World briefs (9/14/12)
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ANTIGUA, Guatemala -- Guatemala's Volcano of Fire erupted near the colonial town of Antigua, forcing thousands to evacuate from surrounding communities as emergency officials warned of continued explosions.
The volcano, which has erupted six times this year, began spewing ash and lava early Thursday morning, the Central American nation's disaster agency said on its website. A 1,500-foot long lava flow has also been observed and more than 10,000 people from nearby villages have been evacuated, the agency reported.
The 12,346-foot Volcano of Fire is one of the most active in Central America and reports of its eruptions go as far back as the Spanish colonial era in 1524, according to the Smithsonian Institution in Washington.
TOKYO -- Japan is set to scrap atomic power by the end of the 2030s, bowing to public pressure after the Fukushima nuclear disaster caused mass evacuations and left areas north of Tokyo uninhabitble for decades.
A draft of the country's first post-Fukushima energy policy, which was obtained by Bloomberg News, shows the country will join Germany in abandoning the power source that helped both countries build world-beating economies and models for development from the destruction of World War II.
While the meltdowns at Tokyo Electric Power Co. reactors in 2011 led nations from China to France to review atomic policies, including the phase-out ordered by German Chancellor Angela Merkel, countries including Britain affirmed plans to rely more on splitting atoms. Even Japan's new policy will allow idled reactors to restart during the 27-year wind-down period.
HANOI, Vietnam -- Vietnam's government has vowed to crack down on three dissident blogs, a move that appeared to backfire Thursday as record numbers of people visited the sites and the bloggers pledged to keep up their struggle for freedom of expression.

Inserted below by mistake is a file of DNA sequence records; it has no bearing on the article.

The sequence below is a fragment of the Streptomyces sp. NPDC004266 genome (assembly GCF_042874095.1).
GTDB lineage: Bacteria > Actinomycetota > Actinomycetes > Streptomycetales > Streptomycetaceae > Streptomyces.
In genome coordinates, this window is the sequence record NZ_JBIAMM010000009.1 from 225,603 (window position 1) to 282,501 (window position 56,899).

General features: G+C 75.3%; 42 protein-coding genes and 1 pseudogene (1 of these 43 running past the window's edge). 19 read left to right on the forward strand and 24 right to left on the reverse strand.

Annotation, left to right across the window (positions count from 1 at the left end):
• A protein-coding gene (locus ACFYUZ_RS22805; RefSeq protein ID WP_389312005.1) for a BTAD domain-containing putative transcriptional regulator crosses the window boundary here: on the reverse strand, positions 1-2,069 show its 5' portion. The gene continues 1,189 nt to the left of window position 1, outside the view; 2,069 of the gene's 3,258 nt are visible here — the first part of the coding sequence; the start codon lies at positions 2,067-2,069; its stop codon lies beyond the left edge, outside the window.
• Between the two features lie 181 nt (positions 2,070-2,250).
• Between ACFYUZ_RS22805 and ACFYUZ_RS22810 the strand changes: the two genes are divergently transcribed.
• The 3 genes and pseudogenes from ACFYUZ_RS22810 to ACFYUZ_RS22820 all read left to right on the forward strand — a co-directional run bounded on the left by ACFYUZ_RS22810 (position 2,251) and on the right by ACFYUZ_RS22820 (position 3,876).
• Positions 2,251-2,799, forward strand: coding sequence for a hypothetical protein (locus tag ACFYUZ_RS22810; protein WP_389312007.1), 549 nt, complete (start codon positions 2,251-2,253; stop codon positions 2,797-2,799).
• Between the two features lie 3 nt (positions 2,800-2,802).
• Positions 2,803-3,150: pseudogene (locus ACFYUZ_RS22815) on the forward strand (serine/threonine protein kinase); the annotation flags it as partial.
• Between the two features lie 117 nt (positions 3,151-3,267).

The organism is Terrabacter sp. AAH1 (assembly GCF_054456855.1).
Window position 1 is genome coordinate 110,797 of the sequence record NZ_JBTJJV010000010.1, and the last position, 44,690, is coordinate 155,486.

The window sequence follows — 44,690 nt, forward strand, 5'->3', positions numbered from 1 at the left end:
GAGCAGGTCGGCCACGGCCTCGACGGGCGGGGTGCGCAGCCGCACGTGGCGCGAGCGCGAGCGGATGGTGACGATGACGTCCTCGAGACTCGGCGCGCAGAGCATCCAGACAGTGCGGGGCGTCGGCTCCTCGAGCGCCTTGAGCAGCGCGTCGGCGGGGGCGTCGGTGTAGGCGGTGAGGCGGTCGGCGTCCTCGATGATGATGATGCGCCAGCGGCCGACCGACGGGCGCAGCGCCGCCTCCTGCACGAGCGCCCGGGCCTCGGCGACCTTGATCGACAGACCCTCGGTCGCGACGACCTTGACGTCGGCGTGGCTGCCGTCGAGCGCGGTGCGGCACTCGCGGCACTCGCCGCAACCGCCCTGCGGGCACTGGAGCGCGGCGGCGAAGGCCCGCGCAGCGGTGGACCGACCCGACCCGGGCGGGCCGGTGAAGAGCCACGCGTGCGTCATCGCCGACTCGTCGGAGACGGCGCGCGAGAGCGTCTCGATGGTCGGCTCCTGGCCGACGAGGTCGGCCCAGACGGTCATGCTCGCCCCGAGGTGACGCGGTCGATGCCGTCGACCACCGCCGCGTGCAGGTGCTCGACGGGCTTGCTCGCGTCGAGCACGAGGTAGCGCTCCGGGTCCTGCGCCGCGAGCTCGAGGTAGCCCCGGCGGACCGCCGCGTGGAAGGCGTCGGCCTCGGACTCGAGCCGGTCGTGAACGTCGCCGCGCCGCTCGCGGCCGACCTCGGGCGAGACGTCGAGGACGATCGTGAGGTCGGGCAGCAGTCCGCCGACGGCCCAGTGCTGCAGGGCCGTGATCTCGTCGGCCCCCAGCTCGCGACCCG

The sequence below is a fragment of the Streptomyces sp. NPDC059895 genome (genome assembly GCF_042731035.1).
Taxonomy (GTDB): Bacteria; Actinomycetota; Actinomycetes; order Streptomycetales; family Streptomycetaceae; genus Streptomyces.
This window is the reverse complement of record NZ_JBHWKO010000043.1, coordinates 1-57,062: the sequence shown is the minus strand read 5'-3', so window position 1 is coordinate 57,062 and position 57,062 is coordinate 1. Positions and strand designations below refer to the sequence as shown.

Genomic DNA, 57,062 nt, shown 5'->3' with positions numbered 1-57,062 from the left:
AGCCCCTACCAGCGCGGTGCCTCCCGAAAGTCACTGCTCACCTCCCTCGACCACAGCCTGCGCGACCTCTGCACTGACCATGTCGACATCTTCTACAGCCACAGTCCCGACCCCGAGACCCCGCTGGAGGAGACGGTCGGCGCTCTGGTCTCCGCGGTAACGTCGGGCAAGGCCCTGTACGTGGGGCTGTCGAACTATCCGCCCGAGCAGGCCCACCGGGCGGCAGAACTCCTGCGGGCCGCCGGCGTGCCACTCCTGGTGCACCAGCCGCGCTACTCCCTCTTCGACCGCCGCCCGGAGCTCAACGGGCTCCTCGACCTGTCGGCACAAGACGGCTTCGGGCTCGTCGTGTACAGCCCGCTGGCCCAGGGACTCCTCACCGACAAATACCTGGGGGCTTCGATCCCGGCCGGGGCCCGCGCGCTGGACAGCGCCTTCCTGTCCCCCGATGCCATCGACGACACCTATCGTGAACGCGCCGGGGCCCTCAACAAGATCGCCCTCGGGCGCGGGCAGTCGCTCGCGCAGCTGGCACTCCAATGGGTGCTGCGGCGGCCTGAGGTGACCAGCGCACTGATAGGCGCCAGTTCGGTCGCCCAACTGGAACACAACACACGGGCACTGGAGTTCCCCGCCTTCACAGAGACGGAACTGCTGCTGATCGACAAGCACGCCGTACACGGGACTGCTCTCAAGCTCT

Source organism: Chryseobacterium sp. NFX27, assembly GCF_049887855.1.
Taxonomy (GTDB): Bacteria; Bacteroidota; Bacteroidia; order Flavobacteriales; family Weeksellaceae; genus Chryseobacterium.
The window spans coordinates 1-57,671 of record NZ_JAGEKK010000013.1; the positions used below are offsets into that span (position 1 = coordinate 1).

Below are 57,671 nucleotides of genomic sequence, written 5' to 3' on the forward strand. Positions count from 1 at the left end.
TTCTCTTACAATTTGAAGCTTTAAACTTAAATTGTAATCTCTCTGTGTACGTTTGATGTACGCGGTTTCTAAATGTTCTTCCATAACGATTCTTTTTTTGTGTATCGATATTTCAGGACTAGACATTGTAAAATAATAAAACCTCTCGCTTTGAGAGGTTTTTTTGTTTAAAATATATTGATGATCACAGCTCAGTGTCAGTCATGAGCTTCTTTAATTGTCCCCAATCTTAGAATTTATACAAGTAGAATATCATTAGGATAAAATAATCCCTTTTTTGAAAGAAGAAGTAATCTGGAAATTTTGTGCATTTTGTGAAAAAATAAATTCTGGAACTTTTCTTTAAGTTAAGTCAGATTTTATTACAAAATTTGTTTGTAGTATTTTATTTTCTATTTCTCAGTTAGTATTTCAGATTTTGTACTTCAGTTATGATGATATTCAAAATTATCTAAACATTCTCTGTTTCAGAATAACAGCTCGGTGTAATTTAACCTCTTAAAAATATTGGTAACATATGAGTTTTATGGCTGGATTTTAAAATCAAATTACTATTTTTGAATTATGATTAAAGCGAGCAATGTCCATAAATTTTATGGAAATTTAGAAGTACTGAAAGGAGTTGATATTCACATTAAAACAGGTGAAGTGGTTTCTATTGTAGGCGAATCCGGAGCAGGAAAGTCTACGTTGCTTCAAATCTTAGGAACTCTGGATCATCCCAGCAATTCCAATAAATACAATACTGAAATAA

Prime Minister Nguyen Tan Dung's order for police to arrest those responsible for the websites reflects growing unease within the Communist Party over the emergence of blogs and social media accounts that publish dissenting views, independent reporting and whistle-blowing. The party doesn't allow free media, and it fears criticism or discussion of its failings on the Internet could lead to social instability and -- ultimately -- loss of its power.
JOHANNESBURG -- Lonmin, the third-largest platinum producer by volume, will resume talks in South Africa Friday to end a 36-day-old illegal strike that has spread to nearby mines that tap the world's richest reserves of the metal.
Workers at Lonmin's Marikana mine and Anglo American Platinum's Rustenburg operations are holding illegal protests to demand higher pay. At Marikana, 45 people have been killed in violence since the strike there started Aug. 10. The companies are losing thousands of ounces of production each day. The price of the precious metal has jumped 21 percent in the past month.
PUERTO CABELLO, Venezuela -- Violence erupted at an opposition campaign event Wednesday as supporters of Venezuelan President Hugo Chavez blocked a road and a campaign truck was torched.
Both sides hurled rocks, and police said at least 14 people were hurt. A large crowd of Chavez supporters in red shirts blocked a main road near the airport in the coastal town of Puerto Cabello before a visit by opposition candidate Henrique Capriles. A truck used by Mr. Capriles' campaign was set ablaze, and a motorcycle was also torched.
-- Compiled from news services
First Published September 14, 2012 12:00 am